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Comparison Of "A Clockwork Orange" And "Dog Day Afternoon": Left And Right Cycle Films.

1398 words - 6 pages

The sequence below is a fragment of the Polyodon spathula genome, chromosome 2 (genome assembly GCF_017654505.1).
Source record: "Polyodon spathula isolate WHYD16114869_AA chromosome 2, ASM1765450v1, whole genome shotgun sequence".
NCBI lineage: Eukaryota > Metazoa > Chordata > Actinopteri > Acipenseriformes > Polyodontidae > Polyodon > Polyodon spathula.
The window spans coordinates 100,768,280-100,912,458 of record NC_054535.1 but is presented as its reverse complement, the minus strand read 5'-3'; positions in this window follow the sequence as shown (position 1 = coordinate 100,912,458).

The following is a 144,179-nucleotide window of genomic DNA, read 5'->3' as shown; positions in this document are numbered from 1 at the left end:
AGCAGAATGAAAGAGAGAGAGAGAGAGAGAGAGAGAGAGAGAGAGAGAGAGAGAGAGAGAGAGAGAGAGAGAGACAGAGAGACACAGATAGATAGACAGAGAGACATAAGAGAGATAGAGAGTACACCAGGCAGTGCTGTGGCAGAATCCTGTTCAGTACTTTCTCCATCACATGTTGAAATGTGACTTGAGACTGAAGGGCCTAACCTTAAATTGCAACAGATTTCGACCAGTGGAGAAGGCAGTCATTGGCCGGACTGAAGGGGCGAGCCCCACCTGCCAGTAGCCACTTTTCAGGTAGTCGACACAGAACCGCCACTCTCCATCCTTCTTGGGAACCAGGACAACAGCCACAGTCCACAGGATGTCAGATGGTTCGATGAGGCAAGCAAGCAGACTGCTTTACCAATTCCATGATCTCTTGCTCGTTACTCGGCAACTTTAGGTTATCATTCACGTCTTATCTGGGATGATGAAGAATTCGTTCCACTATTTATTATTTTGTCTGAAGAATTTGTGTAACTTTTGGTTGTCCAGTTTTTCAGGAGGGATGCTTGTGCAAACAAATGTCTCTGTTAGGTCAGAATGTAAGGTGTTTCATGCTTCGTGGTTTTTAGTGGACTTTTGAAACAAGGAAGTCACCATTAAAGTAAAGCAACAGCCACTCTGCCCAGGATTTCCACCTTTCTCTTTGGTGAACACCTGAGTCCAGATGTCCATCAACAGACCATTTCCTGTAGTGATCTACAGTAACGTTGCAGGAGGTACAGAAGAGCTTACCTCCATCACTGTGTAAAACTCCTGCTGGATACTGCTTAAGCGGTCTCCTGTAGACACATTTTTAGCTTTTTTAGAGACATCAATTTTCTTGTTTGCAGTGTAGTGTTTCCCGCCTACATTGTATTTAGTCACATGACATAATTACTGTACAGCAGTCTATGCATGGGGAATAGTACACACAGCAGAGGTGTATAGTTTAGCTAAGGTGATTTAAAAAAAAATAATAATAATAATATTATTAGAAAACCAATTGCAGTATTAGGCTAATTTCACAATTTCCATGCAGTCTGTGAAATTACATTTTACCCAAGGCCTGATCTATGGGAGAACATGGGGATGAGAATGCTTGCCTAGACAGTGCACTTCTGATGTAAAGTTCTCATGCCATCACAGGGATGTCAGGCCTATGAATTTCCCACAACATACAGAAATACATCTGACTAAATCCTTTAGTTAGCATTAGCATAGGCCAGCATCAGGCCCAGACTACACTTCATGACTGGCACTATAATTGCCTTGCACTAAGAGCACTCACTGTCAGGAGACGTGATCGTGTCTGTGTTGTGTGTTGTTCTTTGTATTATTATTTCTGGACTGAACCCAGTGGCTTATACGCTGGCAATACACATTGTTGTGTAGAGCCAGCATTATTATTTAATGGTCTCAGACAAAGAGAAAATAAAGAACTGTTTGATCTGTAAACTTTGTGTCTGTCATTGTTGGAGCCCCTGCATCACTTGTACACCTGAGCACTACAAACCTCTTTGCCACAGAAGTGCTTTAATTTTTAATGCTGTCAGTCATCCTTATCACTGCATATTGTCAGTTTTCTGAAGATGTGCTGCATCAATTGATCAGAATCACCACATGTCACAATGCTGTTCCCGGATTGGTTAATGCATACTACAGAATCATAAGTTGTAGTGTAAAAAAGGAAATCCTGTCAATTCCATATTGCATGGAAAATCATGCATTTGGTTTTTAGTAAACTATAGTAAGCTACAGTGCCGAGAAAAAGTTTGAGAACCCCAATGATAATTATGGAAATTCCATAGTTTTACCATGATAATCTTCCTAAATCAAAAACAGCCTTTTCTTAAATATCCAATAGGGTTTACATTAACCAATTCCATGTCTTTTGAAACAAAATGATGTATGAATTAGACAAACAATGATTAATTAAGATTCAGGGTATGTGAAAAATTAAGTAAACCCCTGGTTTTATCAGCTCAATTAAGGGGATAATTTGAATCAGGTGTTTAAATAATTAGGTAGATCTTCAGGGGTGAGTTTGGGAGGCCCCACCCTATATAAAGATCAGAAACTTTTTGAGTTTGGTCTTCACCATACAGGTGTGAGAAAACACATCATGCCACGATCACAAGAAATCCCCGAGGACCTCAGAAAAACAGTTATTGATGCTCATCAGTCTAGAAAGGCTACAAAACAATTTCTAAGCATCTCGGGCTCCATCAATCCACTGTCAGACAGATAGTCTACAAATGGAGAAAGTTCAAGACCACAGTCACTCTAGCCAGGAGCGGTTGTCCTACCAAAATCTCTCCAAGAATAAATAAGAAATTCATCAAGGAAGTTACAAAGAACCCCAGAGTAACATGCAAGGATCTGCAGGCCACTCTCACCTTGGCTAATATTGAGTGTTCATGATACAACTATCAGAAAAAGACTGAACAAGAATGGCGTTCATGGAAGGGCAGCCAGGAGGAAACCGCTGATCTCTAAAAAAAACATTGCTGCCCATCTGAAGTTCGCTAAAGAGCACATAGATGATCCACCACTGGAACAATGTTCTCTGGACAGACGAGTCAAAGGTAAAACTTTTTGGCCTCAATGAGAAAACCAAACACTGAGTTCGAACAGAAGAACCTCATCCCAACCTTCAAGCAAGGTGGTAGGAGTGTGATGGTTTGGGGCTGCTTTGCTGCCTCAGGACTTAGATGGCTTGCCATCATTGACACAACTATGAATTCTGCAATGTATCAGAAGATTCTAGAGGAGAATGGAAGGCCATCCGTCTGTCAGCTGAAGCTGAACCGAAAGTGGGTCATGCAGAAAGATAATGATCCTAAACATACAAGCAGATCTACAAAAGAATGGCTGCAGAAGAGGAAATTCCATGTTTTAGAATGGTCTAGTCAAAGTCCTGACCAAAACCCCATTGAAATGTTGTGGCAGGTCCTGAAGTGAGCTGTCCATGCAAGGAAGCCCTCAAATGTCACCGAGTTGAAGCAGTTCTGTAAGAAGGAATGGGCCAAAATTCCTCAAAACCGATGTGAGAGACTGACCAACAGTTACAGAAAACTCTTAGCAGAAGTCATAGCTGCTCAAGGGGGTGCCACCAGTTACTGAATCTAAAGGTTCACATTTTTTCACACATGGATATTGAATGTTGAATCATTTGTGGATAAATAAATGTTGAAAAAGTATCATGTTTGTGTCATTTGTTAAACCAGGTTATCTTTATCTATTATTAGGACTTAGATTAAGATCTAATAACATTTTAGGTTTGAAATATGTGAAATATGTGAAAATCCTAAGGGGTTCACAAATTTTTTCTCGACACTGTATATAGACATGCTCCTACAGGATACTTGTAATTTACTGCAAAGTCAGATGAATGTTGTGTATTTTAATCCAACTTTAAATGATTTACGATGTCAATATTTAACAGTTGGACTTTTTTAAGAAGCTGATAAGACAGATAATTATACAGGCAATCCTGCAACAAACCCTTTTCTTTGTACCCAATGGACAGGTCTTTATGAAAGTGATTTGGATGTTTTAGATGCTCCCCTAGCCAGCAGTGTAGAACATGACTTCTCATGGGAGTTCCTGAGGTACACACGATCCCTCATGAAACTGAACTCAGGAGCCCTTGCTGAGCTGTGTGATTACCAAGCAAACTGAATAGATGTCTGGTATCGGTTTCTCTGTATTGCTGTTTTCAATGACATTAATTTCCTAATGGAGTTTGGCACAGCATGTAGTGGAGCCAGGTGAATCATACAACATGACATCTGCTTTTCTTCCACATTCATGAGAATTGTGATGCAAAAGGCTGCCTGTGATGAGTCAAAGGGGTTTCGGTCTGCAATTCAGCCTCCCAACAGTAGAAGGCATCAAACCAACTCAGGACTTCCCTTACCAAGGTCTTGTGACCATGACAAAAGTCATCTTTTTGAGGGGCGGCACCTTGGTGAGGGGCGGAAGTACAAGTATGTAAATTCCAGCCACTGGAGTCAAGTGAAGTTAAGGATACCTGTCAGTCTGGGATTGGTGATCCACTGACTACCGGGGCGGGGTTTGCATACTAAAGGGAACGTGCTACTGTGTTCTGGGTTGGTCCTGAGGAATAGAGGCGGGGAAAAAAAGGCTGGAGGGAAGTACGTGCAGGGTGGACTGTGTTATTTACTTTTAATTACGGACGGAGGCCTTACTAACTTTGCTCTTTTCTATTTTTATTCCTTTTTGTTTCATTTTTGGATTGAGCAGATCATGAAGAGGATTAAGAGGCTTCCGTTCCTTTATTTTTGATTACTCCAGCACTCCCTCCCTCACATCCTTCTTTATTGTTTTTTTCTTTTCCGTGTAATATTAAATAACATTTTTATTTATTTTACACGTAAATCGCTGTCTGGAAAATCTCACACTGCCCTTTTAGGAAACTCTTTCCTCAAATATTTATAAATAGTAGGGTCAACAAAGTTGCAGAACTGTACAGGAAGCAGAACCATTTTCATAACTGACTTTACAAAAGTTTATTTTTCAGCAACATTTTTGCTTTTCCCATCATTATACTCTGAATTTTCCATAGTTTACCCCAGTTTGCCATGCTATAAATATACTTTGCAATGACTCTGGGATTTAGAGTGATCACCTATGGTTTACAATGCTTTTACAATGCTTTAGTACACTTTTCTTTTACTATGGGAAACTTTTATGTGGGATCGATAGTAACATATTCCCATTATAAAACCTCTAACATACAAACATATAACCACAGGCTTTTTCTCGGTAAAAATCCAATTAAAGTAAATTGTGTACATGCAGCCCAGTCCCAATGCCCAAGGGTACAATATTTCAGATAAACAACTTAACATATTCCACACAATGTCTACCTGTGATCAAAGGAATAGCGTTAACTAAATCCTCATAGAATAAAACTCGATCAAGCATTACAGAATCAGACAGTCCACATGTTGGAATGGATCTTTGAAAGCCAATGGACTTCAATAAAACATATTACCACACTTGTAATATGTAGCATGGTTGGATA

I want to explore the concept of "left cycle" films using the article entitled "The Left and Right Cycles" by Robert Ray. To help me explore what makes up a "left cycle" film, I will compare two movies, both "left cycle" according to Ray. Those movies are "Dog Day Afternoon" and "Clockwork Orange". What makes both of these movies "left cycle", and how to they differ within that classification?First, I think it is important to differentiate between the "left" and "right" movies. What Ray says to this is "the three factors that superficially divided them: the response to the frontier's closing, the characteristics of the hero, and willingness to acknowledge self-consciousness."As for the first mentioned of the three factors dividing the "left" and "right" films, the "left" view as Ray puts it "insisted that all frontiers, geographical and metaphorical, had disappeared, and with them, the basis for certain lifestyles, institutions, and values premised on the existence of unlimited space." In Dog Day Afternoon and Clockwork Orange, both films seem to be set in rather urban areas, which in itself gives off that atmospheric feeling of crowded space and limited time. But more importantly, both films show the economic depression within the cities they are set in. This I think goes against the optimism of the open expanse of the frontier and the promising future it represents.The disappearance of "all frontiers" that "left" films showcase gives a feeling of hopelessness within the lives of the characters in these films, and seems to be the catalyst and reason for their behavior. In Dog Day Afternoon, Sonny, a Vietnam vet, is living in New York City while a major economic depression is occurring. He decides to rob a bank, and as we learn especially through the scene where he is speaking to the media, he made this rash decision because of living in these circumstances that did not allow him to provide for the people he loved the way wanted to.Alex, from Clockwork Orange is in the first part of the movie horrifically violent. He beats people up, rapes and kills. When his ability to be violent is taken away though, we see how absolutely violent people are towards Alex. It made me wonder if Alex's violent behavior was a result of the world he grew up in, like it somehow made him the way he was. That world is shown to be the economically depressed England, a country that had been struggling since World War II. Here again we see how the lack of "all frontiers" in an economically depressed setting has a way of creating a character who, in response, would behave the way he does.Speaking of the characters of Sonny and Alex, it brings me to the second factor that separates "left" and "right" films, that being "the characteristics of the hero." Ray explains that the "left" films "used outlaws or outsiders to represent the counterculture's own image of itself as in flight from a repressive society."Sonny is an outlaw because he has decided to break the law by robbing...

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